African leaders also like to invoke what they call the ICC’s targeting of African states. There is a point in this argument if it means that the ICC turns a blind eye to atrocities in other, non-African, countries. But this argument is losing its allure. The current list of preliminary investigations by the ICC clearly shows that it has a number of non-African countries in its sights. These include Afghanistan, Iraq and Colombia.

There are other grounds for the ANC’s anti-ICC stance – echoed by President Jacob Zuma and other government officials. The first is the High Court ruling on al-Bashir. This obviously embarrassed the South African government. And being the governing party, the ANC had to act in solidarity with the government.

Another, and perhaps more compelling, reason is the predilection of African leaders to protect sitting heads of state, no matter how grave the allegations against them. No wonder the ANC has called for an amendment to South Africa’s ICC Act so that sitting heads of state can enjoy immunity against criminal proceedings involving international crimes.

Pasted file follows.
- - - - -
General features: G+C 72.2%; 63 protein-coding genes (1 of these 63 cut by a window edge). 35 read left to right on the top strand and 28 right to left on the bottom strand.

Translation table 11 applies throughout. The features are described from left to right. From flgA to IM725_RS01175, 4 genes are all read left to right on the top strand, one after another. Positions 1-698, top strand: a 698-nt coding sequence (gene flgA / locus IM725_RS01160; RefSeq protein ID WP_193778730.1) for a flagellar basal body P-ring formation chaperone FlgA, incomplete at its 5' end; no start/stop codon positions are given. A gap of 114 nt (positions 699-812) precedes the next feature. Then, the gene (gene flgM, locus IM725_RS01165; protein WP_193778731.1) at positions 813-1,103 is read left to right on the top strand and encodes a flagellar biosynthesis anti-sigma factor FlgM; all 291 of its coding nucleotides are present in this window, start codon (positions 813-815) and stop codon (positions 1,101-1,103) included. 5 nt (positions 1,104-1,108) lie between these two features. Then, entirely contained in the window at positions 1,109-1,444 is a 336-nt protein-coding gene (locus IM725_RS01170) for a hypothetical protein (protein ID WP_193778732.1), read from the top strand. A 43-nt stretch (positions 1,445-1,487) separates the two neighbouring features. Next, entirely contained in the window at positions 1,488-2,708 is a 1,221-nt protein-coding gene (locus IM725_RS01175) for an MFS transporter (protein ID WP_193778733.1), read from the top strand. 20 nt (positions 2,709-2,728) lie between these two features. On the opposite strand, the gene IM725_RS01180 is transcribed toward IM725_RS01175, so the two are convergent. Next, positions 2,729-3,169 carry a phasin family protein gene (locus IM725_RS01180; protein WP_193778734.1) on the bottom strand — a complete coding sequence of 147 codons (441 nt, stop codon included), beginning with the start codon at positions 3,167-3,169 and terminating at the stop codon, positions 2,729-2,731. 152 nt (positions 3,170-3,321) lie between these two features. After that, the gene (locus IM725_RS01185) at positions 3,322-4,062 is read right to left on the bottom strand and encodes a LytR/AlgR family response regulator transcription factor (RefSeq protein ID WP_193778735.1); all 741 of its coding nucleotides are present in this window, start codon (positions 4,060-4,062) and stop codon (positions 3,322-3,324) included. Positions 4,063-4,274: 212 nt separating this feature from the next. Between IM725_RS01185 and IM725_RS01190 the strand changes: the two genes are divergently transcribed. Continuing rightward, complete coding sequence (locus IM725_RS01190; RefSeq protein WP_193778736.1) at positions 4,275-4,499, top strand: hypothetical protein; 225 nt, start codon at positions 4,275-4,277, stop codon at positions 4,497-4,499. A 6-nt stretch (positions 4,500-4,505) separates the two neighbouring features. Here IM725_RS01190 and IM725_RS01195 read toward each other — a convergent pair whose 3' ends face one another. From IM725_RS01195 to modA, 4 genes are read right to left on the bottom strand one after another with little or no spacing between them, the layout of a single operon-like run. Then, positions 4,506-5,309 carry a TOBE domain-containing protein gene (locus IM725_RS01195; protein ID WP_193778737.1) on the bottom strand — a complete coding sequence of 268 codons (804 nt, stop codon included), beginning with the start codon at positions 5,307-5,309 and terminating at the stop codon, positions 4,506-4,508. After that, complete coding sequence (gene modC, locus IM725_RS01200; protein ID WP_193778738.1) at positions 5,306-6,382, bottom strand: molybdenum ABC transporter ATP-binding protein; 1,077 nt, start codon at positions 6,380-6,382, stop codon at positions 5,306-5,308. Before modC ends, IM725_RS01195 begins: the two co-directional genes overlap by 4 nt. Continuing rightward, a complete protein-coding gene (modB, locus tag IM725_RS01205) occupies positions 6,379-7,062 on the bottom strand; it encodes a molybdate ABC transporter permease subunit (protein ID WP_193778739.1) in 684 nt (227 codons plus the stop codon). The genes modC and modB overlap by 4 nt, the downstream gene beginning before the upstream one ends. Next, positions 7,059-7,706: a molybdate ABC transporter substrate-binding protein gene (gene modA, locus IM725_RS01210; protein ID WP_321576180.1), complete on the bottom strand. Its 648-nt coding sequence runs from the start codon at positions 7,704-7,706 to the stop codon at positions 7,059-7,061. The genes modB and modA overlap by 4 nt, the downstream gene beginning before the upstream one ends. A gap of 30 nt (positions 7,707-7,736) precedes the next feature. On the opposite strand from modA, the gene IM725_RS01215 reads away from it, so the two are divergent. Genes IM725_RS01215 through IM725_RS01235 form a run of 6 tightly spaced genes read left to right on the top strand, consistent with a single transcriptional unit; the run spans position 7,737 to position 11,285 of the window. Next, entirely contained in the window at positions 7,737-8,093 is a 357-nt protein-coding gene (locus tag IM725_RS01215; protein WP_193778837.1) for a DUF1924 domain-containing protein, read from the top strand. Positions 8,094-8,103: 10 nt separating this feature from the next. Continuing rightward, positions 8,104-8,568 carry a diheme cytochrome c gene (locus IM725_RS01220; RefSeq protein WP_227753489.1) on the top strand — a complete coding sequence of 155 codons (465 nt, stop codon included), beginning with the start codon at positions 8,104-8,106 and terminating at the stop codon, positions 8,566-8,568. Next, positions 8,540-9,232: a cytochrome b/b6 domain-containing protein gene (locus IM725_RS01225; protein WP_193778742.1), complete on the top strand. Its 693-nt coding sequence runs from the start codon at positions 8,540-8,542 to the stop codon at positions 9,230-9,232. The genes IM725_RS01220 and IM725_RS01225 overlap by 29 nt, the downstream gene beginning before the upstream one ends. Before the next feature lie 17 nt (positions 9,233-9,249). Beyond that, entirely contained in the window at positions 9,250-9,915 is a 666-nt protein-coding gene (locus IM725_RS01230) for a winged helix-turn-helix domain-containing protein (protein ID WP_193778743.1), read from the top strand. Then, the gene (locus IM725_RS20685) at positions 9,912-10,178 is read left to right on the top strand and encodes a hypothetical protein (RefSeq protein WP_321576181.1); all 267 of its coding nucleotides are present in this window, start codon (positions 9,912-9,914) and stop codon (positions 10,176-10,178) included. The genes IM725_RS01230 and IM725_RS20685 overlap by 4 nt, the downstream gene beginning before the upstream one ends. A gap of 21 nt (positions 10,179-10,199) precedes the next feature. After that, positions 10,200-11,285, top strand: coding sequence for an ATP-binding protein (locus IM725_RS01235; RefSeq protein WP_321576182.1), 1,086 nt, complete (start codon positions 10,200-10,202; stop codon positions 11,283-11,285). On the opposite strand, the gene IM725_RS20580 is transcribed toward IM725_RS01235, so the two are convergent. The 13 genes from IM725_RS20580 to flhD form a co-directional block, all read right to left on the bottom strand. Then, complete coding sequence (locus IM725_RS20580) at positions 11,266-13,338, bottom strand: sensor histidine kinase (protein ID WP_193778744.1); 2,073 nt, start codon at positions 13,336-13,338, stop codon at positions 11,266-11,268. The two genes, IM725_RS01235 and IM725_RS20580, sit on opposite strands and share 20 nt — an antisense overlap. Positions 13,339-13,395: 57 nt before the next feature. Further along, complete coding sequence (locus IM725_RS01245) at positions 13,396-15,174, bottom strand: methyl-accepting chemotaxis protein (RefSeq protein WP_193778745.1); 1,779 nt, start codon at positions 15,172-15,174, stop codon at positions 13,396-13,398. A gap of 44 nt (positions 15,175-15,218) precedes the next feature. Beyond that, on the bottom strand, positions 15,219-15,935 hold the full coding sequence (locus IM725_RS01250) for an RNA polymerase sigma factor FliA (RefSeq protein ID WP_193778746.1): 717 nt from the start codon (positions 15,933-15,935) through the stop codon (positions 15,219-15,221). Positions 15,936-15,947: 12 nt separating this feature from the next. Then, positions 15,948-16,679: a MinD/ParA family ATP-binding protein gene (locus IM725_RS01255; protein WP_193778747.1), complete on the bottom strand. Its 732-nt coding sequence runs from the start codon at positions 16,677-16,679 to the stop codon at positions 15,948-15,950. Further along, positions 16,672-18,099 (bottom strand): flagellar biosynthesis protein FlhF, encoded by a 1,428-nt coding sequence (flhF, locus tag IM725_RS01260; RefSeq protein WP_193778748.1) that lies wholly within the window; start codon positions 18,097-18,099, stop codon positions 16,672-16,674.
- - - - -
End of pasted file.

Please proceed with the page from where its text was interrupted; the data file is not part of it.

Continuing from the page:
This follows the 2014 African Union Summit decision to amend the Protocol of the African Court of Justice and Human Rights so that sitting heads of state and government and other senior government officials can claim immunity against criminal proceedings for mass atrocities in the African Court.

There is obviously no sensitivity for the rights of victims who may have suffered unimaginable brutalities through state-sponsored terror campaigns.

South Africa’s obligations extend beyond the ICC

The al-Bashir case, and others, may remain a headache for the South African government – even as a non-party to the Rome Statute.

For instance, as a UN member the country may still have to honour binding Security Council resolutions urging all states to cooperate fully with the ICC as is the case with Resolution 1593. This resolution referred the situation in Darfur to the ICC. It forms the basis for the indicment of al-Bashir for atrocities and mass murder.

On October 26, the resolution was invoked by the ICC’s Chief Prosecutor to request India – a non-party to the Rome Statute – arrest and surrender al-Bashir. At the time it was known that al-Bashir intended to attend an India-Africa Summit in New Delhi at the invitation of the Indian government.

While the ANC is contemplating its next move, the South African government still owes the ICC an explanation for its failure to arrest and surrender al-Bashir. The ICC gave South Africa until October 5 to respond.

Claiming that the local courts are still “seized” with the matter, South Africa requested an extension of time. It now has until December 31 to inform the ICC of the status of developments. In granting the extension, the ICC confirmed South Africa’s continuing obligations to arrest and surrender al-Bashir.